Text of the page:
This super easy plate of Apple Nachos is perfect for Tu BiShvat! You can add many of The Seven Sacred Foods (Shivat HaMinim) mentioned in Deuteronomy / Devarim chapter 8 in the Torah. It also makes a great snack any other time of year.
You need not wait for a holiday—or be Jewish—to enjoy carrot and sweet potato tzimmes. It’s a festive dish for any cool-weather occasion.
In Yiddish, “tzimmes” means a big fuss or commotion. Fortunately, this mélange of sweet vegetables and dried fruits is not much of a fuss to make, and is a traditional side dish for the Jewish holidays of Rosh Hashanah (the Jewish New Year) and Passover.
An article in Jewish Food Experience details the origins of tzimmes, stating, “A traditional side dish for Rosh Hashanah, the sweet compote of carrot circles, like golden coins, represents a wish for a sweet and prosperous year. The first-known use of the Yiddish name tzimmes is from 1892, and it is said to have originated from the German zuomuose, or ‘side dish.’”
Carrots are one of the most commonly used of symbolic foods in Eastern European meals. The Yiddish word for carrot also means to increase or multiply—a positive wish for prosperity and luck to bring to the table. In this classic Jewish dish, carrots are combined with sweet potatoes and prunes, adding bright color to the table and plate.
Recipe adapted from Vegan Holiday Kitchen by Nava Atlas.
Baba ghanouj originates from Lebanon and is pronounced as ba-ba gha-noosh (or nooj) in Arabic. Baba ghanouj is also known as baba ganoush, bab ganouj or baba ganousche. It is written as بابا غنوج in Arabic.
The word baba means daddy and the word ghanouj means spoilt. So this is a spoilt daddy dip, haha.
It’s the dried mint in this very creamy and luxurious Baba Ghanouj recipe that makes this Lebanese eggplant dip taste even more spectacular.
A couple of my Lebanese friends even commented how wonderful it is as their family usually make it without. My Lebanese family wins!
This recipe is from my Mother’s recipe index, there are a couple of variations she has passed to me;
with garlic, or without
with mint or without, but mostly with.
Whichever way baba ghanouj is made, this authentic Lebanese eggplant dip (or aubergine dip) is a great side dish for any mezze or meal.
When serving baba ganoush, it is always topped with a good glug of extra virgin olive oil.
Everyone loves hummus — or at least, everyone I know! Here’s an easy homemade hummus recipe, with 12 tasty variations.
While packaged hummus is available almost anywhere food is sold, I still enjoy making my own. It’s easy and tastes better than store-bought. And this DIY version is more economical, yielding a larger quantity.
Hummus is useful as a spread for fresh pita as an appetizer, as well as in sandwiches and wraps. It’s also nice as a dip for cut fresh vegetables, including carrots, bell peppers, turnips, and celery.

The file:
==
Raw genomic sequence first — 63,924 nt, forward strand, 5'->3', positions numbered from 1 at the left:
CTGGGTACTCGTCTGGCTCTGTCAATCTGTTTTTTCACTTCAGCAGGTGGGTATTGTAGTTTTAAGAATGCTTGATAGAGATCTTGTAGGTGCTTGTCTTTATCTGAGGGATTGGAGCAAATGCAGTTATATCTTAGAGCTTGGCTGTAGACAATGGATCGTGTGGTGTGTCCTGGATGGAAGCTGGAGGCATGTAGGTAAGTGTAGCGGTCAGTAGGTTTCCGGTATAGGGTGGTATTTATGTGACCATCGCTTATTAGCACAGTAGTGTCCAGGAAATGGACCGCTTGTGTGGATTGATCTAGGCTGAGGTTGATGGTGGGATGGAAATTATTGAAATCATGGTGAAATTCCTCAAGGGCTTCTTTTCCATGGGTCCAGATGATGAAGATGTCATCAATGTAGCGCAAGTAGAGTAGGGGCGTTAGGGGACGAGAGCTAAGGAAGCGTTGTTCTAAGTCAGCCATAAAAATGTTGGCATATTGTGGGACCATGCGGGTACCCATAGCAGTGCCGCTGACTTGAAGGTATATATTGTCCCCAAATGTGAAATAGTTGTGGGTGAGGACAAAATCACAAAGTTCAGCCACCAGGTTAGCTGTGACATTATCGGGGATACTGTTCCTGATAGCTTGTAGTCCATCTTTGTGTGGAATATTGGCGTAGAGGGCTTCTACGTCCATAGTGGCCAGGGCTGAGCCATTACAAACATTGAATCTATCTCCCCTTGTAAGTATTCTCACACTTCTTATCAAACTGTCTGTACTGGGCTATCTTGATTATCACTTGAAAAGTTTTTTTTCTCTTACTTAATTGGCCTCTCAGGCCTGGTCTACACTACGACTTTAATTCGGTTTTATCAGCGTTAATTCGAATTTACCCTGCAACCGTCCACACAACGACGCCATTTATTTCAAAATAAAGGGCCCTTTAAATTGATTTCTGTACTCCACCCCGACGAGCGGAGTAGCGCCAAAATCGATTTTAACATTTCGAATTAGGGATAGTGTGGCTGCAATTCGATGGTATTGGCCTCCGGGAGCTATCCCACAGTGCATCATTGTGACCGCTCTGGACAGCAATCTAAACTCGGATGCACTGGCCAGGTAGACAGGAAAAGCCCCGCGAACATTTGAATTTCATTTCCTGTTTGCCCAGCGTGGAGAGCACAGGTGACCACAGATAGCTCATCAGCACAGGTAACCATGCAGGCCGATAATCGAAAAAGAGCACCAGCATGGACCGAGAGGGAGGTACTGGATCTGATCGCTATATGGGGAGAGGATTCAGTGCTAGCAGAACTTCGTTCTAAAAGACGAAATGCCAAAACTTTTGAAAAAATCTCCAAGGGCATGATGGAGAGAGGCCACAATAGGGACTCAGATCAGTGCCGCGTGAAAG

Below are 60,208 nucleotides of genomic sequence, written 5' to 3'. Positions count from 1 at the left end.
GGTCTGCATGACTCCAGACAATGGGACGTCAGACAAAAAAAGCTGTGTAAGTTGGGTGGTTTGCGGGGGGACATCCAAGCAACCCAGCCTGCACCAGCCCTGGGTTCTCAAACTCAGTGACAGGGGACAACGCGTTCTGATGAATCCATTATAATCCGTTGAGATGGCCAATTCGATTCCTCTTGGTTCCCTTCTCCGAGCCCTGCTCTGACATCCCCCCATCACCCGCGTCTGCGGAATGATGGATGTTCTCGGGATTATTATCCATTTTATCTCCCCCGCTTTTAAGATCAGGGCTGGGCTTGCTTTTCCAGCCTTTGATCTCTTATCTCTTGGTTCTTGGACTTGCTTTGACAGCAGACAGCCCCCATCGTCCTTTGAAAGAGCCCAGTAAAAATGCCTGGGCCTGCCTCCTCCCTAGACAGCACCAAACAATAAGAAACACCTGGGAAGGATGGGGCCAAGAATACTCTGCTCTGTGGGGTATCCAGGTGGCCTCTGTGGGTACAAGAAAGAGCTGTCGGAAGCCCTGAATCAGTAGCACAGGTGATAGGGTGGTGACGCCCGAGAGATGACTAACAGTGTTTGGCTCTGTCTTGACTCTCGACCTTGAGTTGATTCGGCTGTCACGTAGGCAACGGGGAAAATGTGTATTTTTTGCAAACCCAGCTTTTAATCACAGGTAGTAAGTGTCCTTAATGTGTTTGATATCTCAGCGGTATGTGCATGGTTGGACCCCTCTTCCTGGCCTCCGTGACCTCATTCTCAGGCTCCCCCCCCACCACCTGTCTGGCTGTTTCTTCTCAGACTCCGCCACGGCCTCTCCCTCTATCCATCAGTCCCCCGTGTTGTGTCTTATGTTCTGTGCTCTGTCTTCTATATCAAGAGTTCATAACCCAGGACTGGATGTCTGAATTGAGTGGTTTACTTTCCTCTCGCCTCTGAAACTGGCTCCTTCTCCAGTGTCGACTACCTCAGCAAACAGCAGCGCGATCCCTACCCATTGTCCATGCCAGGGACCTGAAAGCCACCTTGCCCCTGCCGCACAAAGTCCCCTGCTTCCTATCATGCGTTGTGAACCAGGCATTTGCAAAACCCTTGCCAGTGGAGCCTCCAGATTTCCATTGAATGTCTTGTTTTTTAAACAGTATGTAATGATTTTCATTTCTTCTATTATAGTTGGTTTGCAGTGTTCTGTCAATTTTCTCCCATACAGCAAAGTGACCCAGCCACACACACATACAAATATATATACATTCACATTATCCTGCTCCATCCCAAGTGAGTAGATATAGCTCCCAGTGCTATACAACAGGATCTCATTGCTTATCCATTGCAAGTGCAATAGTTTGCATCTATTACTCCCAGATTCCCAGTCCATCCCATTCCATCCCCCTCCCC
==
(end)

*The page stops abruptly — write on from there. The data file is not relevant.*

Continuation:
If you, your family or guests are plant-based or allergic to fish, a vegan smoked salmon is super easy to make with this vegan lox recipe! Typical vegan smoked salmon recipes can take up to 3 days of preparation, but not this carrot lox recipe! It’s much quicker.
This vegan lox recipe is so fast and simple. It’s great to make on the weekend to use for Sunday brunch or as a food prep for the rest of the week!
Whether you have a barbeque smoker or just whip up my marinade, you can have fun with different ways to prepare this delicious plant-based recipe.
The past few Passovers I just skipped it but this year I wanted to make a vegan version of Gefilte fish—a version without the cruelty and death, without the cold tastelessness and slime. And I wanted it to look like the original and taste like fish (but better).
This is the recipe I came up with. It’s made with chickpeas and sautéed vegetables. The fish flavor comes from the seasoning—kelp and dulce flakes (if you don’t have both you can just use whichever you have), Old Bay, and lemon. They look just like Gefilte fish, the texture is spot on and they taste like a much yummier version of the original “treat.” I’m so glad my Vegan Gefilte “Fish” will grace my seder table this year. Happy Passover and Enjoy!
Beet borscht, a gorgeous soup of Eastern European origin, is filled with summer-to fall produce and is as good (maybe better) served chilled as it is hot. Honestly, you can make borscht year round.
If it weren’t for the fact that it’s a bit messy to make, I’d have it regularly. As it is, I most enjoy it on special occasions, such as Rosh HaShanah (the Jewish New Year). It’s actually a favorite on this holiday for its subtle sweetness.
A Russian proverb says, “Borscht and bread will make your cheeks red.” Serve this with slices of fresh vegan challah and see if it’s true. I don’t recommend making this soup unless you have a food processor with a grating blade. Of course, you could do this with a hand grater, but you may never forgive me.